Saturday, April 7, 2007

Flights of distraction

I am an aviation junkie. There. I've said it. "Stricken airliners" litter my dreamscape. "Under the flightpath" is a rental property imperative. The unmistakable smell of an airport sets my nerves and senses alight ... and in the days when I used to have a car, I would often spontaneously drive down to Botany Bay, park my car, and walk along the sandy path to my precious 'plane spotting enclosure' - only metres from runway 16R/34L (Kingsford Smith's main north-south runway). And here, I would spend hours and hours happily high on aviation-fuelled distraction.

There is something utterly compelling about the sight of a Boeing 747 powering up the runway, heavy with fuel, cargo, passengers and crew. It is a majestic and awe-inspiring event. Every time. One jaw-dropping thrill after another. O Fortuna invariably sweeps through my internal stereo system as the gigantic conglomeration of man's mastery of aerodynamics, chemistry, science and design thunders down the runway. The front wheels lift off ... and there is that moment where that peculiar little angle of an aircraft's tail suddenly displays its truth of purpose - gliding, only ever a few thrillingly exact few feet it seems, perfectly parallel to the runway. And then the ultimate show of strength and vision ... the conquest of the point of no return ... as the aircraft leaves the ground, heaving itself with laborious thrust and utter determination into the sky. I always hold my breath. The landing gear folds neatly away into the hold. It's better than sex. I have never been known to wish for it to end. And the experience is always punctuated by a little tinge of sadness and regret when the glittering object of my affection - and undivided attention - is but a speck in the distance. Unlike almost every film I've ever seen, I always want to see it again. I was paying attention but I might have missed something of this utterly hypnotic display. Theatre has rarely been this good ... but unlike Theatre, I have absolutely no idea how this happens. It defies my comprehension, each and every single time.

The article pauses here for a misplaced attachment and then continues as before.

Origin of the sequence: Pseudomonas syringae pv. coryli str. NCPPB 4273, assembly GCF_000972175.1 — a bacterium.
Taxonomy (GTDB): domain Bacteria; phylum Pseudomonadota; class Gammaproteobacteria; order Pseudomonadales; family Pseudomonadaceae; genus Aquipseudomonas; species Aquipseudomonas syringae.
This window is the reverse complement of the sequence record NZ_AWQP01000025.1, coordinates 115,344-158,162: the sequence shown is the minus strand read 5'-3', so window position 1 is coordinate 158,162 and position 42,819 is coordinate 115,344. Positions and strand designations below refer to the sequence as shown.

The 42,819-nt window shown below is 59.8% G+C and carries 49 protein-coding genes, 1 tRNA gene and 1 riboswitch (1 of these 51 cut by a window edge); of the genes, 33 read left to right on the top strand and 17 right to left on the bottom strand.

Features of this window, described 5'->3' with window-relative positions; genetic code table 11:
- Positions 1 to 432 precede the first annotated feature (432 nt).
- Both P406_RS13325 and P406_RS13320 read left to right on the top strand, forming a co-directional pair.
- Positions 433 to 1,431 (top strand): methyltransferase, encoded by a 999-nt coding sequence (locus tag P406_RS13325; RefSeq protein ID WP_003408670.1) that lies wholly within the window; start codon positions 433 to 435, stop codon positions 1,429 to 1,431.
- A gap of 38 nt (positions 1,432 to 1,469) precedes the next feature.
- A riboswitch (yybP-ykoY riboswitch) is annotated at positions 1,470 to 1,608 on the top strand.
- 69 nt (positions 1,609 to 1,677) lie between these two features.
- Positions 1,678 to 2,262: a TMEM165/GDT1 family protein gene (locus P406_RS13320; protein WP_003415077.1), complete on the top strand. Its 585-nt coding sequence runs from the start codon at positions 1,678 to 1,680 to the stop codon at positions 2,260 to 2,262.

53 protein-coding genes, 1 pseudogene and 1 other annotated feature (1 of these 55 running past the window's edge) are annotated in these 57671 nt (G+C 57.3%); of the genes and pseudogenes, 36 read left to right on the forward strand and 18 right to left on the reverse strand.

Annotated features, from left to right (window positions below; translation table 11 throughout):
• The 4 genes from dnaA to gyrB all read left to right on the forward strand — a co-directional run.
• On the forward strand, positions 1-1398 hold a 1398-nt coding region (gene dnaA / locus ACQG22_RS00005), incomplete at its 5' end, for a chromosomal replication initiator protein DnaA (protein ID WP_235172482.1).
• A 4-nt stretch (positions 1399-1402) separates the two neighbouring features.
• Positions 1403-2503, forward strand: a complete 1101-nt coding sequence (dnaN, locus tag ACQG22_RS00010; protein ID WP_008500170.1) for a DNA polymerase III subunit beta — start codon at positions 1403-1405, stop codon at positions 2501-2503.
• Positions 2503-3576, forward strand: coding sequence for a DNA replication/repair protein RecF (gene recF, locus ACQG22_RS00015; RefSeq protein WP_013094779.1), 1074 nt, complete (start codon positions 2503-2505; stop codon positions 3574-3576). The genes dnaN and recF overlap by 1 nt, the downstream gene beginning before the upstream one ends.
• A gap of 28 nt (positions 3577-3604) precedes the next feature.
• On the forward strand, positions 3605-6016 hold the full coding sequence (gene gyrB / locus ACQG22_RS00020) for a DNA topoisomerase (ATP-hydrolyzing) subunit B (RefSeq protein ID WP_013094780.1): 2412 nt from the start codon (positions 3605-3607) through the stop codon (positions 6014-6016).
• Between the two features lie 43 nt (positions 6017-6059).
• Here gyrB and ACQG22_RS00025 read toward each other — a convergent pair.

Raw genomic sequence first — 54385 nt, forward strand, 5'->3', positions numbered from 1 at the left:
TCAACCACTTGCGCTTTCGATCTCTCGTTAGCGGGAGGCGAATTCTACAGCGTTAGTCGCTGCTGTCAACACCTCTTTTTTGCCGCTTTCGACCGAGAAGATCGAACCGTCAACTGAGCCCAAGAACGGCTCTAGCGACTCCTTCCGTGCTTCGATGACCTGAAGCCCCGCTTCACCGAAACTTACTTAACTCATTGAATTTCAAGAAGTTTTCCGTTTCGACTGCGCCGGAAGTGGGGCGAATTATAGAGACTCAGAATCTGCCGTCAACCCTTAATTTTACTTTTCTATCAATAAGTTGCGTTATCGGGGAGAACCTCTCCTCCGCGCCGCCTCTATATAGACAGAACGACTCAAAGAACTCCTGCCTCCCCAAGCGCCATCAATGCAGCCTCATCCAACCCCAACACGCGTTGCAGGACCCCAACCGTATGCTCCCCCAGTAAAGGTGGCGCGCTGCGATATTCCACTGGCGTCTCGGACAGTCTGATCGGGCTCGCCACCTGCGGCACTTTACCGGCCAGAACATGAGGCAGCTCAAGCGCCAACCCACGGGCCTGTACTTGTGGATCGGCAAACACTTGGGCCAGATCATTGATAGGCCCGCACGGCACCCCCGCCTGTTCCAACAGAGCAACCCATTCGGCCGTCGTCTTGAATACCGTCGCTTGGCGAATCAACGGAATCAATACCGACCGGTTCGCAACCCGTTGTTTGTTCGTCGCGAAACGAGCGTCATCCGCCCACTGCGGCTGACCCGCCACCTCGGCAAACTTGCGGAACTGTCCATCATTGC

Plane spotting is a fixation - a hobby that, unlike stamp collecting, gives something back. Absolutely. Even just waiting for an airplane to put in an appearance on the tarmac and taxi past us invokes the rare thrill of anticipation ... and I am rarely alone in my cyclone fenced Utopia. People come with their children, cameras, tripods, and ladders ... and if I am really lucky, radios locked on to the Air Traffic Control Tower frequency are clipped to the fence for the intimate, private pleasure of our merry band of worshippers. It's so much fun I'm surprised there's not a law against it. Or a tax. Or, at the very least, an entry fee.